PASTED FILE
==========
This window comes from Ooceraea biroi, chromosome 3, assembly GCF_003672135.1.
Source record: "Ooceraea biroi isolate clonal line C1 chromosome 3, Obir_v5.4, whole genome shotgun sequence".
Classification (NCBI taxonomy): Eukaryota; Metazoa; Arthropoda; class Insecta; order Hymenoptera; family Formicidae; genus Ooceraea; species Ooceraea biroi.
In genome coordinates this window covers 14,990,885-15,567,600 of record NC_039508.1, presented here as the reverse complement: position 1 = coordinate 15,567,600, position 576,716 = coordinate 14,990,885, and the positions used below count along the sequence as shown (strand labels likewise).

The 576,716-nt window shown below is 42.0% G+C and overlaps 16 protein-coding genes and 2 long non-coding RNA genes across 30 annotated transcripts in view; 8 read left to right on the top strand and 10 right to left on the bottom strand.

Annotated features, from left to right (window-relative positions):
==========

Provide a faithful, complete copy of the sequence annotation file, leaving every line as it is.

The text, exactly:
This window comes from Ooceraea biroi, chromosome 3, assembly GCF_003672135.1.
Source record: "Ooceraea biroi isolate clonal line C1 chromosome 3, Obir_v5.4, whole genome shotgun sequence".
Classification (NCBI taxonomy): Eukaryota; Metazoa; Arthropoda; class Insecta; order Hymenoptera; family Formicidae; genus Ooceraea; species Ooceraea biroi.
In genome coordinates this window covers 14,990,885-15,567,600 of record NC_039508.1, presented here as the reverse complement: position 1 = coordinate 15,567,600, position 576,716 = coordinate 14,990,885, and the positions used below count along the sequence as shown (strand labels likewise).

The 576,716-nt window shown below is 42.0% G+C and overlaps 16 protein-coding genes and 2 long non-coding RNA genes across 30 annotated transcripts in view; 8 read left to right on the top strand and 10 right to left on the bottom strand.

Annotated features, from left to right (window-relative positions):